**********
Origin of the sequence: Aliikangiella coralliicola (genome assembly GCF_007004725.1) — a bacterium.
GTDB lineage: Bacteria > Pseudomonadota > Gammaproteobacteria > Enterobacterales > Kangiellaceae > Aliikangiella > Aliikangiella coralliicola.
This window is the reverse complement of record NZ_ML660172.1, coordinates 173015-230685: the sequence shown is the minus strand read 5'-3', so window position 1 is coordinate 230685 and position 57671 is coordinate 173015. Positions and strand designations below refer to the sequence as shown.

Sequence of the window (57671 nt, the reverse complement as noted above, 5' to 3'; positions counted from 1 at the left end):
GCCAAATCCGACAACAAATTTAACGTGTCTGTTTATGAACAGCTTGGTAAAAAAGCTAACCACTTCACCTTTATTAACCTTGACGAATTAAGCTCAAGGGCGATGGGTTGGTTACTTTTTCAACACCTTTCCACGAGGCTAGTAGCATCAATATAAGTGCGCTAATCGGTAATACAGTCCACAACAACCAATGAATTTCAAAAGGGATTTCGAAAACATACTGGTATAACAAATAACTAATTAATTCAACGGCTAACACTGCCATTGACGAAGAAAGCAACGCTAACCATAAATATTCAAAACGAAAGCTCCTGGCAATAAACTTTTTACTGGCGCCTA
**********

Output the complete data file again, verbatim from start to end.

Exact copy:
Origin of the sequence: Aliikangiella coralliicola (genome assembly GCF_007004725.1) — a bacterium.
GTDB lineage: Bacteria > Pseudomonadota > Gammaproteobacteria > Enterobacterales > Kangiellaceae > Aliikangiella > Aliikangiella coralliicola.
This window is the reverse complement of record NZ_ML660172.1, coordinates 173015-230685: the sequence shown is the minus strand read 5'-3', so window position 1 is coordinate 230685 and position 57671 is coordinate 173015. Positions and strand designations below refer to the sequence as shown.

Sequence of the window (57671 nt, the reverse complement as noted above, 5' to 3'; positions counted from 1 at the left end):
GCCAAATCCGACAACAAATTTAACGTGTCTGTTTATGAACAGCTTGGTAAAAAAGCTAACCACTTCACCTTTATTAACCTTGACGAATTAAGCTCAAGGGCGATGGGTTGGTTACTTTTTCAACACCTTTCCACGAGGCTAGTAGCATCAATATAAGTGCGCTAATCGGTAATACAGTCCACAACAACCAATGAATTTCAAAAGGGATTTCGAAAACATACTGGTATAACAAATAACTAATTAATTCAACGGCTAACACTGCCATTGACGAAGAAAGCAACGCTAACCATAAATATTCAAAACGAAAGCTCCTGGCAATAAACTTTTTACTGGCGCCTA